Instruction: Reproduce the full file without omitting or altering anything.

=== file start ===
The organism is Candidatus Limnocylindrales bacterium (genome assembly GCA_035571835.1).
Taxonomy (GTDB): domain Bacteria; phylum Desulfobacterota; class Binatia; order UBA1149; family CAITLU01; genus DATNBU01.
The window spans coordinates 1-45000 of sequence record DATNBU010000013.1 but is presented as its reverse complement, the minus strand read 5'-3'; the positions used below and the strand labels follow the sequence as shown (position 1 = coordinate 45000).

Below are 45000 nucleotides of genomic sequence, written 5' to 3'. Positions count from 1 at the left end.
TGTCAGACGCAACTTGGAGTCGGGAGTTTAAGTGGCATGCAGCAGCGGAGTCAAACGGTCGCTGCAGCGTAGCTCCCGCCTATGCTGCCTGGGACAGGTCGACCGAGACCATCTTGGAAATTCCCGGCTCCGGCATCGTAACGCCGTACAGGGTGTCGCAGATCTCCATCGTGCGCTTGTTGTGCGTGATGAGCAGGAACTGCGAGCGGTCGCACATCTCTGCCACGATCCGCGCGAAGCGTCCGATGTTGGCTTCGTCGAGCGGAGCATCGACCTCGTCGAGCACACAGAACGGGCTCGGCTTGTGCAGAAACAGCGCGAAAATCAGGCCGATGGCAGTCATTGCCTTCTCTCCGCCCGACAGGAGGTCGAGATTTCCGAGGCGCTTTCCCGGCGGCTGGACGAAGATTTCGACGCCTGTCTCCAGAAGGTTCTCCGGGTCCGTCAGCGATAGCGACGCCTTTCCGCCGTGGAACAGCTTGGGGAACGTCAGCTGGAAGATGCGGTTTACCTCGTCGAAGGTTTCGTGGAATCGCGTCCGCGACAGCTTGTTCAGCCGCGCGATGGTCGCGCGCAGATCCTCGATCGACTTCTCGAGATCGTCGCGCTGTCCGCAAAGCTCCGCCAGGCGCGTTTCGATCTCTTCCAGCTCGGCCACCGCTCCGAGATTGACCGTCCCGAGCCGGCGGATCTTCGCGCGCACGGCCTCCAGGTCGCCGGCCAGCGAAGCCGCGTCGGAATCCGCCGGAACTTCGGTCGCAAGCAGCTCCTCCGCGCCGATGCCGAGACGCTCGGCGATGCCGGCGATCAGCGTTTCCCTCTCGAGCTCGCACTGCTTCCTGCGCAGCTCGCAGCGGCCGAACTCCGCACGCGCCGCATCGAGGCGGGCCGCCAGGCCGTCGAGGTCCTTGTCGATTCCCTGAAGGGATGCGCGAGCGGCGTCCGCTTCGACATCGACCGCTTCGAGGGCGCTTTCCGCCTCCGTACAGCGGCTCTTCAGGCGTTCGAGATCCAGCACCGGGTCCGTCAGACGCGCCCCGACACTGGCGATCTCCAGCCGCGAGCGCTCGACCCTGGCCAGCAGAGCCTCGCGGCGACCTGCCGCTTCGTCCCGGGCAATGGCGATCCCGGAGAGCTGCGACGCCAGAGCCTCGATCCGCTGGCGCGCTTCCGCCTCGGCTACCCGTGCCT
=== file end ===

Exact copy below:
The organism is Candidatus Limnocylindrales bacterium (genome assembly GCA_035571835.1).
Taxonomy (GTDB): domain Bacteria; phylum Desulfobacterota; class Binatia; order UBA1149; family CAITLU01; genus DATNBU01.
The window spans coordinates 1-45000 of sequence record DATNBU010000013.1 but is presented as its reverse complement, the minus strand read 5'-3'; the positions used below and the strand labels follow the sequence as shown (position 1 = coordinate 45000).

Below are 45000 nucleotides of genomic sequence, written 5' to 3'. Positions count from 1 at the left end.
TGTCAGACGCAACTTGGAGTCGGGAGTTTAAGTGGCATGCAGCAGCGGAGTCAAACGGTCGCTGCAGCGTAGCTCCCGCCTATGCTGCCTGGGACAGGTCGACCGAGACCATCTTGGAAATTCCCGGCTCCGGCATCGTAACGCCGTACAGGGTGTCGCAGATCTCCATCGTGCGCTTGTTGTGCGTGATGAGCAGGAACTGCGAGCGGTCGCACATCTCTGCCACGATCCGCGCGAAGCGTCCGATGTTGGCTTCGTCGAGCGGAGCATCGACCTCGTCGAGCACACAGAACGGGCTCGGCTTGTGCAGAAACAGCGCGAAAATCAGGCCGATGGCAGTCATTGCCTTCTCTCCGCCCGACAGGAGGTCGAGATTTCCGAGGCGCTTTCCCGGCGGCTGGACGAAGATTTCGACGCCTGTCTCCAGAAGGTTCTCCGGGTCCGTCAGCGATAGCGACGCCTTTCCGCCGTGGAACAGCTTGGGGAACGTCAGCTGGAAGATGCGGTTTACCTCGTCGAAGGTTTCGTGGAATCGCGTCCGCGACAGCTTGTTCAGCCGCGCGATGGTCGCGCGCAGATCCTCGATCGACTTCTCGAGATCGTCGCGCTGTCCGCAAAGCTCCGCCAGGCGCGTTTCGATCTCTTCCAGCTCGGCCACCGCTCCGAGATTGACCGTCCCGAGCCGGCGGATCTTCGCGCGCACGGCCTCCAGGTCGCCGGCCAGCGAAGCCGCGTCGGAATCCGCCGGAACTTCGGTCGCAAGCAGCTCCTCCGCGCCGATGCCGAGACGCTCGGCGATGCCGGCGATCAGCGTTTCCCTCTCGAGCTCGCACTGCTTCCTGCGCAGCTCGCAGCGGCCGAACTCCGCACGCGCCGCATCGAGGCGGGCCGCCAGGCCGTCGAGGTCCTTGTCGATTCCCTGAAGGGATGCGCGAGCGGCGTCCGCTTCGACATCGACCGCTTCGAGGGCGCTTTCCGCCTCCGTACAGCGGCTCTTCAGGCGTTCGAGATCCAGCACCGGGTCCGTCAGACGCGCCCCGACACTGGCGATCTCCAGCCGCGAGCGCTCGACCCTGGCCAGCAGAGCCTCGCGGCGACCTGCCGCTTCGTCCCGGGCAATGGCGATCCCGGAGAGCTGCGACGCCAGAGCCTCGATCCGCTGGCGCGCTTCCGCCTCGGCTACCCGTGCCT